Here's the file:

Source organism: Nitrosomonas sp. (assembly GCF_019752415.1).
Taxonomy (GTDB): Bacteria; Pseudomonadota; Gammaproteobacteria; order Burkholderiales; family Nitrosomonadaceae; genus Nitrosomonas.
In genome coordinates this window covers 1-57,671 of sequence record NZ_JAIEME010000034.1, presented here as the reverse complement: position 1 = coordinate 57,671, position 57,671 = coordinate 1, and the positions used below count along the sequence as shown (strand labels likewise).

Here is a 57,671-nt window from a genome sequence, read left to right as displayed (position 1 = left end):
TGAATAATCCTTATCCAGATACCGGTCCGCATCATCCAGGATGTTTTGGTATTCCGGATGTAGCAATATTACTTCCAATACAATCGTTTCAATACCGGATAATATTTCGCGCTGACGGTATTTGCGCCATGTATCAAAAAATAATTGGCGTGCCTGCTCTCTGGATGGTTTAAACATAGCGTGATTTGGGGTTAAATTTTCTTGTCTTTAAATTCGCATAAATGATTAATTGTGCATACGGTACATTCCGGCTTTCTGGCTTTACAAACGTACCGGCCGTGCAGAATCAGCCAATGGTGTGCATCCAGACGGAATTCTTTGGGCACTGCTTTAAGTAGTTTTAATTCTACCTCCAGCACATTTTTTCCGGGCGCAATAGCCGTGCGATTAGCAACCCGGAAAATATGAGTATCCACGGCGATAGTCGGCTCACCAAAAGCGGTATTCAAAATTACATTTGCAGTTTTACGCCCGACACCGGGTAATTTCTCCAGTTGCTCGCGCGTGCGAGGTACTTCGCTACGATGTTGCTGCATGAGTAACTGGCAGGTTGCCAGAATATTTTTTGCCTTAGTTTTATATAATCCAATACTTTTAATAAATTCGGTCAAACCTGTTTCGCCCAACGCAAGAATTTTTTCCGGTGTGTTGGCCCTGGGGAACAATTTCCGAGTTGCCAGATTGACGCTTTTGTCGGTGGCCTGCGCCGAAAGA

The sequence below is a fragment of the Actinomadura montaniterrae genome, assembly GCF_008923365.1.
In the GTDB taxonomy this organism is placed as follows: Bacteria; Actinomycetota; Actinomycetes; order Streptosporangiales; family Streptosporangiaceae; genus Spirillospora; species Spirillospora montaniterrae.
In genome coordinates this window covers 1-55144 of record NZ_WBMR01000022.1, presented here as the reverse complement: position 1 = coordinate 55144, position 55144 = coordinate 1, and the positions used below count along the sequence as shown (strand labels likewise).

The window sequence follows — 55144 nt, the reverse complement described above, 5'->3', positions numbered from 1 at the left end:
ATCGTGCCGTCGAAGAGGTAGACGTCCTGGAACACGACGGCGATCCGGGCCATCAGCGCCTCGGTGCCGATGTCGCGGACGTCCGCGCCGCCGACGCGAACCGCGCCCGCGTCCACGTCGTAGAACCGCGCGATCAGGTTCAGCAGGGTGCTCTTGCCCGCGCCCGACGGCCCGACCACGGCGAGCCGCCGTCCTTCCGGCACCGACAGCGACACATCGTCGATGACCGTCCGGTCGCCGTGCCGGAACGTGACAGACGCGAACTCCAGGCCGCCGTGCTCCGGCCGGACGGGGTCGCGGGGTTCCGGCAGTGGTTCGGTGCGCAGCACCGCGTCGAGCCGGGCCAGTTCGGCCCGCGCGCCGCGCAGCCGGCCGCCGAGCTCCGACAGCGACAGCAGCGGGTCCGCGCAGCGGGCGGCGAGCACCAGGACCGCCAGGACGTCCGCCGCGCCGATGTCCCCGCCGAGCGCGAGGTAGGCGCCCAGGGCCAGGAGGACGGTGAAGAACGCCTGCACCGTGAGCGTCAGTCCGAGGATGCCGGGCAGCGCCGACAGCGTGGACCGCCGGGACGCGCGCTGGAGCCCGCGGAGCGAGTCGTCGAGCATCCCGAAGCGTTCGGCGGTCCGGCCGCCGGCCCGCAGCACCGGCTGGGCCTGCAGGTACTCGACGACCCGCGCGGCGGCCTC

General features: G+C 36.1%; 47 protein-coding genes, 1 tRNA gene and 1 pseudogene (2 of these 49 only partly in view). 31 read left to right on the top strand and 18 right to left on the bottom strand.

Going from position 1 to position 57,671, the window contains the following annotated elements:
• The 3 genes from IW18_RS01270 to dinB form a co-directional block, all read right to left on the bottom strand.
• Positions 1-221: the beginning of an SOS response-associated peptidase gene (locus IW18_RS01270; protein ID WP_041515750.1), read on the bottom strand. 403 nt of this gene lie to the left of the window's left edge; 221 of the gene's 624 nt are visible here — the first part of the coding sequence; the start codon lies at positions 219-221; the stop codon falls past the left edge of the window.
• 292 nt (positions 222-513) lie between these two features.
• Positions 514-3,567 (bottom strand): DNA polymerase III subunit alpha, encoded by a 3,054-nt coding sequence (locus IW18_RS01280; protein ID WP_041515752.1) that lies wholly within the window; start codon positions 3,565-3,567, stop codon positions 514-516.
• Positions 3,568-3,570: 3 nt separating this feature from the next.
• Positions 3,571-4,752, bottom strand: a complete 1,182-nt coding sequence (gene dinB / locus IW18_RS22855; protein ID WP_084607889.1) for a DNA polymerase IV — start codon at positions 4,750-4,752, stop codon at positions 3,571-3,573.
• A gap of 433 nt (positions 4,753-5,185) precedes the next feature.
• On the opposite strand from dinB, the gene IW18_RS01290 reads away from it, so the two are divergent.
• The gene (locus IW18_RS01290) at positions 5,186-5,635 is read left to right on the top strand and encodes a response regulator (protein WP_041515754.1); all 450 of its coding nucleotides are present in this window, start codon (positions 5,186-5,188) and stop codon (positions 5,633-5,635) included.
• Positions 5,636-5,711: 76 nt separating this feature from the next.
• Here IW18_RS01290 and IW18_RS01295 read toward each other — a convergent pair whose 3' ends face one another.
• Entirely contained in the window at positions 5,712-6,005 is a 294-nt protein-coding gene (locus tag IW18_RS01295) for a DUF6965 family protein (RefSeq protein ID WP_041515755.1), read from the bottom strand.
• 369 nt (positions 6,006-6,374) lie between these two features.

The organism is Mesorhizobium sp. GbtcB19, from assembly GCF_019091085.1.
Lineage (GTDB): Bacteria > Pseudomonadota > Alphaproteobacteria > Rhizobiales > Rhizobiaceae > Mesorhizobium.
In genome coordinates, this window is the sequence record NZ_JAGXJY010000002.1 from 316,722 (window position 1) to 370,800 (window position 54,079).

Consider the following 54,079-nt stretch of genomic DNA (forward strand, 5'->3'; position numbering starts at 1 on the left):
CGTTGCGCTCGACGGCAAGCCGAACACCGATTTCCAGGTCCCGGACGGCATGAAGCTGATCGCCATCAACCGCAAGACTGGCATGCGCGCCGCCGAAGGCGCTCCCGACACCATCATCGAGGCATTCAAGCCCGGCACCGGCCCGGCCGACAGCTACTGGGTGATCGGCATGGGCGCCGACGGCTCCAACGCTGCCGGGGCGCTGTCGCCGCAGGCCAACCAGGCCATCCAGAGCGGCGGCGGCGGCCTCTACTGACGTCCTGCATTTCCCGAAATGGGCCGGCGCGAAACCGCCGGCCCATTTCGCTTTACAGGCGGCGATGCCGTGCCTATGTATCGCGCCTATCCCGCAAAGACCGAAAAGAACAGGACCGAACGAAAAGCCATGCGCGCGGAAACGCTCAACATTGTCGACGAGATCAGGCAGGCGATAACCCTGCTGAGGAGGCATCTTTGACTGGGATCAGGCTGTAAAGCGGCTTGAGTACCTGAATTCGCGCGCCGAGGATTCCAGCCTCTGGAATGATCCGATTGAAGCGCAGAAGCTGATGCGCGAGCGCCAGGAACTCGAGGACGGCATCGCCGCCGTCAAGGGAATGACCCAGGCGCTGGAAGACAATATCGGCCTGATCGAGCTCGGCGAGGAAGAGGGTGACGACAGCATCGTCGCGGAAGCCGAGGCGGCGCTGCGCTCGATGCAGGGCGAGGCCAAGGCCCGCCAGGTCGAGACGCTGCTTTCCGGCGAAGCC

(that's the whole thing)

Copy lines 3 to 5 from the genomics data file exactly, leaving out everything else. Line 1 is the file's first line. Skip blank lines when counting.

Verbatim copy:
In genome coordinates this window covers 1-57,671 of sequence record NZ_JAIEME010000034.1, presented here as the reverse complement: position 1 = coordinate 57,671, position 57,671 = coordinate 1, and the positions used below count along the sequence as shown (strand labels likewise).

Here is a 57,671-nt window from a genome sequence, read left to right as displayed (position 1 = left end):
TGAATAATCCTTATCCAGATACCGGTCCGCATCATCCAGGATGTTTTGGTATTCCGGATGTAGCAATATTACTTCCAATACAATCGTTTCAATACCGGATAATATTTCGCGCTGACGGTATTTGCGCCATGTATCAAAAAATAATTGGCGTGCCTGCTCTCTGGATGGTTTAAACATAGCGTGATTTGGGGTTAAATTTTCTTGTCTTTAAATTCGCATAAATGATTAATTGTGCATACGGTACATTCCGGCTTTCTGGCTTTACAAACGTACCGGCCGTGCAGAATCAGCCAATGGTGTGCATCCAGACGGAATTCTTTGGGCACTGCTTTAAGTAGTTTTAATTCTACCTCCAGCACATTTTTTCCGGGCGCAATAGCCGTGCGATTAGCAACCCGGAAAATATGAGTATCCACGGCGATAGTCGGCTCACCAAAAGCGGTATTCAAAATTACATTTGCAGTTTTACGCCCGACACCGGGTAATTTCTCCAGTTGCTCGCGCGTGCGAGGTACTTCGCTACGATGTTGCTGCATGAGTAACTGGCAGGTTGCCAGAATATTTTTTGCCTTAGTTTTATATAATCCAATACTTTTAATAAATTCGGTCAAACCTGTTTCGCCCAACGCAAGAATTTTTTCCGGTGTGTTGGCCCTGGGGAACAATTTCCGAGTTGCCAGATTGACGCTTTTGTCGGTGGCCTGCGCCGAAAGA